Centenary Theatre Company
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Centenary Theatre Company is an award winning theatre company based in Warrington, Cheshire. They are one of the longest established theatre companies in North West of England. The name of the Company has changed several times over the years, with the original company being established in 1901.
Centenary Theatre Company is a registered charity in the U.K.
Membership to the company is not based on artistic ability. Only if members wish to perform in productions is any audition required. Centenary is also affiliated to the National Operatic and Dramatic Association (NODA). The group performs at The Brindley in Runcorn.
History of Centenary 
The origins of the Company can be traced back to 1901 and the forming of a ladies choral society, which was augmented by a drama group in 1904. By 1907 the Operatic and Dramatic Society took the form seen today, with the Crosfield family taking a very active part. The Society’s first full scale musical was in 1907 with the presentation of Gilbert and Sullivan's Trial by Jury.
Earlier choral and dramatic productions were performed in the then newly built Crosfield Assembly Hall, which now forms part of the ground floor of the Crosfield General Office Building. In later years, musical shows were transferred to the Parr Hall, and then on to the Royal Court Theatre, now lost with its site being occupied today by the Warrington Information Offices. Crosfields celebrated their 100 years of soap making (1815–1915), and marked this several years later by building the Centenary Theatre. The Society’s first production, in the main body of the hall (the stage had not been built yet!), was The Princess of Kensington. One year later in 1925, came the first full stage production in the theatre, The Geisha Girl.
The Company's activities were suspended for World War II, as indeed it had been for World War I. Prior to 1940 the musical productions had consisted primarily of one, two or three main scenes incorporating a large chorus that remained on stage for up to 75% of the time. In the late 1940s a change came about with the arrival of bigger, more glamorous, and ever costlier shows – demanding more efficient detail and stage effects.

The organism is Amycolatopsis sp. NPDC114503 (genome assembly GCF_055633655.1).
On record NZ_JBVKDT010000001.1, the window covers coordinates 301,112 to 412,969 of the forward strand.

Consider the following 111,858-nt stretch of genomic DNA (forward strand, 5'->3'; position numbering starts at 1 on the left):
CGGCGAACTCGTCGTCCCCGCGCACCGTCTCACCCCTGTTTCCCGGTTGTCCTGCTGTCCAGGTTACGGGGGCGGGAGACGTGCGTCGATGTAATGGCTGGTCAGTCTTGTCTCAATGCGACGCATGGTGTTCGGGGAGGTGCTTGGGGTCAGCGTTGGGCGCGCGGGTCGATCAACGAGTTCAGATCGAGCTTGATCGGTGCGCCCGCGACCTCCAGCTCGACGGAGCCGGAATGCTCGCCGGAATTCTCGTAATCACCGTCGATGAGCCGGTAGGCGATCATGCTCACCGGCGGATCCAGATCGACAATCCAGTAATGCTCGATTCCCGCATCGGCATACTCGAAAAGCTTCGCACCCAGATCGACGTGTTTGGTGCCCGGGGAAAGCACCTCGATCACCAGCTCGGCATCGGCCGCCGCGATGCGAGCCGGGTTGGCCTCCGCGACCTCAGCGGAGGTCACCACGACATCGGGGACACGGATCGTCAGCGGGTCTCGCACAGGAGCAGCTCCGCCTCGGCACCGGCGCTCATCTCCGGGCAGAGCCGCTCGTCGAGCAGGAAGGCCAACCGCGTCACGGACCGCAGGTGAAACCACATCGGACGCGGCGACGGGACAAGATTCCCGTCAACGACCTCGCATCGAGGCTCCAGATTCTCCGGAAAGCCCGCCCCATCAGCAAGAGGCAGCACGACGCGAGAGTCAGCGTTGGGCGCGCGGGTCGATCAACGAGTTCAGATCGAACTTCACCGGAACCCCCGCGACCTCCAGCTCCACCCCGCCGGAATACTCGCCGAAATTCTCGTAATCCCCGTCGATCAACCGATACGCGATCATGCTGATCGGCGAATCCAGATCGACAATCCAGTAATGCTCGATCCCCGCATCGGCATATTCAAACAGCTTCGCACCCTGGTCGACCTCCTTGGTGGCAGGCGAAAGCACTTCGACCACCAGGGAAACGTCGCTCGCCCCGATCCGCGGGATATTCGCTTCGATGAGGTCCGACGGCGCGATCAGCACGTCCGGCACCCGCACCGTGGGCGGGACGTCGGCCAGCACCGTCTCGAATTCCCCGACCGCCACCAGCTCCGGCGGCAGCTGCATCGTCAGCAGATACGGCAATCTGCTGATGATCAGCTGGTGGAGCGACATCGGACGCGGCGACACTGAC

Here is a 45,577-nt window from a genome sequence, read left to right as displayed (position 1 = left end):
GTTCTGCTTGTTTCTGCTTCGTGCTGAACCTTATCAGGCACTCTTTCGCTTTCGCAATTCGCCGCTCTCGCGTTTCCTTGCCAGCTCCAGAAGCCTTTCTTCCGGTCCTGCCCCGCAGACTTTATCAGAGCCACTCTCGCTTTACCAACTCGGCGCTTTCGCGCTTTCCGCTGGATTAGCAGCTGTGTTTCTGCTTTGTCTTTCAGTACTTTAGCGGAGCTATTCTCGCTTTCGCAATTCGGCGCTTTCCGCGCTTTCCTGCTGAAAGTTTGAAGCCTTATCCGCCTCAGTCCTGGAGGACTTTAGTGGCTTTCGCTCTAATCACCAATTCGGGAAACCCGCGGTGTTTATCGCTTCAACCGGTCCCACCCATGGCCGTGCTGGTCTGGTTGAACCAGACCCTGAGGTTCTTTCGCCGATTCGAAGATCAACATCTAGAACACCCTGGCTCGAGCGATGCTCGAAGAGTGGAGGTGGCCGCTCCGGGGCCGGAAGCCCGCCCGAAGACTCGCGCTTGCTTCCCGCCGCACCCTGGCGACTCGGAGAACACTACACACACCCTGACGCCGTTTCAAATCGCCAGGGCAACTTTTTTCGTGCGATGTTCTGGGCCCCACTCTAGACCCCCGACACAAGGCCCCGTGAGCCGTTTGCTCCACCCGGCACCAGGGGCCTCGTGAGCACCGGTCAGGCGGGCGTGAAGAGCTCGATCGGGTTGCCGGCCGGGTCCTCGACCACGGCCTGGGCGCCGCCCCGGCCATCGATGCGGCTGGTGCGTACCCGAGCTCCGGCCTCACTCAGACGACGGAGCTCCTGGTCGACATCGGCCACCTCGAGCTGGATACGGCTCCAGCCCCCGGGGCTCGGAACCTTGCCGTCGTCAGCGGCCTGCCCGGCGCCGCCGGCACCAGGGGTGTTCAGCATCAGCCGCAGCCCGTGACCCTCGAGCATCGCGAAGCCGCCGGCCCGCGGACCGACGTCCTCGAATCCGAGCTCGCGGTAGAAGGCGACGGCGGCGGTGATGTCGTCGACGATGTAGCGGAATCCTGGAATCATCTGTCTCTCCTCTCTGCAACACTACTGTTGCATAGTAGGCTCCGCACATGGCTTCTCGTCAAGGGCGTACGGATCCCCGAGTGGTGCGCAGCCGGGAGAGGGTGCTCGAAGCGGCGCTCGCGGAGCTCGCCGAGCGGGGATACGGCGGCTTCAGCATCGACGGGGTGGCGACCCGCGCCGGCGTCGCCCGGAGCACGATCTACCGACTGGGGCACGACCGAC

One such show was The Desert Song, performed by the Society in 1947, which proved to be one of the group's greater successes, particularly in terms of attendance figures, playing to full houses – including the Saturday afternoon matinee.
During this period amateur theatre in general was booming and continued to do so for many years. The Company flourished and was able to support various charities with donations amounting to many thousands of pounds.
Shows have become ever more sophisticated and elaborate with costs steadily rising – but they still to play to full houses today. It will always be the aim of the Company to provide the best possible entertainment for the watching public.
The company has now completed in excess of 130 musical shows since the first one back in those early days of 1907 – with two shows every year from 1961 onwards. They also produce two plays each year and these have included a wide variety of plays including classic drama; farce; comedy and ‘whodunits’.
In 1984 the Society changed its name from 'Crosfields' to 'Centenary Operatic and Dramatic Society' – named after the theatre where all productions were then staged. The Centenary Theatre closed in 1991. The last musical there was Cabaret and the last play was Hindle Wakes. Later on that year the group returned to the Parr Hall – after decades away – with Carousel.
In 2005 Centenary moved again to a brand new purpose built theatre - Runcorn's Brindley Theatre. To coincide with the move to a professional venue, Centenary Operatic and Dramatic Society changed its name to Centenary Theatre Company.
- Roy Western, A Brief History of Centenary